Federal officials have unveiled a new strategy to address rising cybersecurity incidents. It includes incentives to improve data security, beefed-up guidelines, and the potential for cuts in reimbursement.
With cybersecurity incidents occurring on an almost-daily basis in the healthcare sector, federal regulators are looking to take a more active role in improving data security.
The Health and Human Services Department has released a new strategy for cybersecurity, centered on four steps aimed at improving the healthcare landscape. The six-page document builds off of the Biden administration’s National Cybersecurity Strategy, which was unveiled last March, and follows recent actions taken by federal agencies to boost security, including the release of healthcare-specific practices and training resources, guidance on medical device security from the US Food and Drug Administration, and new telehealth guidelines from the HHS Office of Civil Rights (OCR).
“The healthcare sector is particularly vulnerable, and the stakes are especially high,” HHS Secretary Javier Becerra said in a release accompanying the strategy. “Our commitment to this work reflects that urgency and importance. HHS is working with healthcare and public health partners to bolster our cyber security capabilities nationwide.”
The information comes at a particularly vulnerable time for the healthcare industry, which has seen an alarming increase in large data breaches and ransomware attacks in recent months. According to the OCR, the industry has seen an almost two-fold increase in large breaches from 2018 to 2022, from 369 incidents to 712, while ransomware attacks have surged 278% in that time.
“Cyber incidents affecting hospitals and health systems have led to extended care disruptions caused by multi-week outages; patient diversion to other facilities; and strain on acute care provisioning and capacity, causing cancelled medical appointments, non-rendered services, and delayed medical procedures (particularly elective procedures),” the HHS report notes. “More importantly, they put patients’ safety at risk and impact local and surrounding communities that depend on the availability of the local emergency department, radiology unit, or cancer center for life-saving care.”
With that in mind, HHS is planning to take a more active role in pushing the healthcare industry to improve its defenses. The agency plans to:
- Establish voluntary cybersecurity performance goals for the healthcare sector;
- Provide resources to incentivize and implement these cybersecurity practices;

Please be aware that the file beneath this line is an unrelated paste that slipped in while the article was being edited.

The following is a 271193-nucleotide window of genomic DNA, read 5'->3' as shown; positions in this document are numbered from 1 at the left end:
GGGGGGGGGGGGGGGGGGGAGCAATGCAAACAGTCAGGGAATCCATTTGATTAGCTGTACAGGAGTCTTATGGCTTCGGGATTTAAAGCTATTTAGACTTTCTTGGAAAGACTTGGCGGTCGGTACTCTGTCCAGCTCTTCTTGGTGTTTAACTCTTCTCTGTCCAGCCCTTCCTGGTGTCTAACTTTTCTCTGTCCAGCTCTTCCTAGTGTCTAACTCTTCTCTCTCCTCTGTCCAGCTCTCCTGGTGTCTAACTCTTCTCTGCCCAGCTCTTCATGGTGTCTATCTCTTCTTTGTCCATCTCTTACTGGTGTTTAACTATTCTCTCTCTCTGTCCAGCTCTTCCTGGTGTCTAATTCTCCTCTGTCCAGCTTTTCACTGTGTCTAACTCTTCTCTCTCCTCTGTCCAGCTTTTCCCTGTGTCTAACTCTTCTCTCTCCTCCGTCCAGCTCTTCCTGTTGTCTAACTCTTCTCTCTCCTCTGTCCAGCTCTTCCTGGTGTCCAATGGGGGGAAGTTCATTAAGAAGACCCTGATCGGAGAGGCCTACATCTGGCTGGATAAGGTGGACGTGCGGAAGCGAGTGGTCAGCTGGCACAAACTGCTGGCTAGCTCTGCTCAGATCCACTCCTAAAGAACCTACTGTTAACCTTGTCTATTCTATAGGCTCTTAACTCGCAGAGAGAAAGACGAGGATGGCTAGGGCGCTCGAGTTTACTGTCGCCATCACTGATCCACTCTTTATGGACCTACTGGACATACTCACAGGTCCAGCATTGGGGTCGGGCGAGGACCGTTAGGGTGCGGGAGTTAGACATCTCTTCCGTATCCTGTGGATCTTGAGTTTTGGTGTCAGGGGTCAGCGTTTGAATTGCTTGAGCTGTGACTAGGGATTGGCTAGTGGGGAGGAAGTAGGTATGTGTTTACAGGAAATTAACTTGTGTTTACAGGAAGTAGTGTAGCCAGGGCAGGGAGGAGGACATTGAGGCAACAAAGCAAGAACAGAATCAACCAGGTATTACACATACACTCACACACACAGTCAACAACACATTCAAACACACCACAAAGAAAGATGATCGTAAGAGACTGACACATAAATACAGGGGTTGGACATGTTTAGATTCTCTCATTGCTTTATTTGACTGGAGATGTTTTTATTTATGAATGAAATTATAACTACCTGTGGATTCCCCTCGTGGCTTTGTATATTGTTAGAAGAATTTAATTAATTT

- Implement an HHS-wide strategy to support greater enforcement and accountability; and
- Expand and mature the one-stop shop within HHS for healthcare sector cybersecurity.
Of particular note are the financial incentives that the government will be offering to health systems who need help becoming more secure. According to the report, the HHS will be launching a program to help struggling hospitals cover the up-front costs of installing “essential” cybersecurity performance goals (CPGs), and a program that offers incentives for hospitals to invest in advanced cybersecurity practices to implement “advanced” CPGs.
In addition, the HHS strategy will include new cybersecurity requirements for hospitals that will be enforced through the Centers for Medicare & Medicaid Services (CMS), an indication that the feds could tie compliance to Medicare and Medicaid reimbursements. As well, the OCR is scheduled to update the Health Insurance Portability and Accountability (HIPAA) Security Rule this coming spring to include cybersecurity requirements.
Not everyone is on board with the HHS strategy. Chris Bowen, founder and chief information security officer for ClearDATA, says the industry should get even tougher.
“While a gesture towards progress, [the strategy] falls critically short of what's imperative in today's climate,” he said in an e-mail to HealthLeaders. “Suggesting voluntary measures is akin to applying a band-aid on a hemorrhage, it's time for HHS to enforce rigorous, non-negotiable cybersecurity standards and to provide the necessary resources and mandates.”
“The sector's talent gap in cybersecurity is no secret, and it places our hospitals at a disadvantage, jeopardizing patient safety,” he adds. “We must look to the strategies of those who have robustly safeguarded healthcare data and replicate their assertive approach. Protecting lives extends beyond the physical realm; it encompasses shielding patients from the lethal threat of cyber-attacks. To accept minimum, voluntary standards is to tacitly endorse a status quo that endangers our patients.”
Eric Wicklund is the associate content manager and senior editor for Innovation, Technology, and Pharma for HealthLeaders.
Healthcare cybersecurity incidents have increased almost twofold since 2018, while ransomware attacks have surged close to 300%.
The Health and Human Services Department has followed up on the Biden Administration’s March 2023 National Cybersecurity Strategy with a six-page, healthcare-specific plan that indicates the agency will play a more active role in helping health systems become more secure.
The strategy includes new guidelines issued through CMS and HIPAA and incentives for struggling hospitals who need help improving their defenses.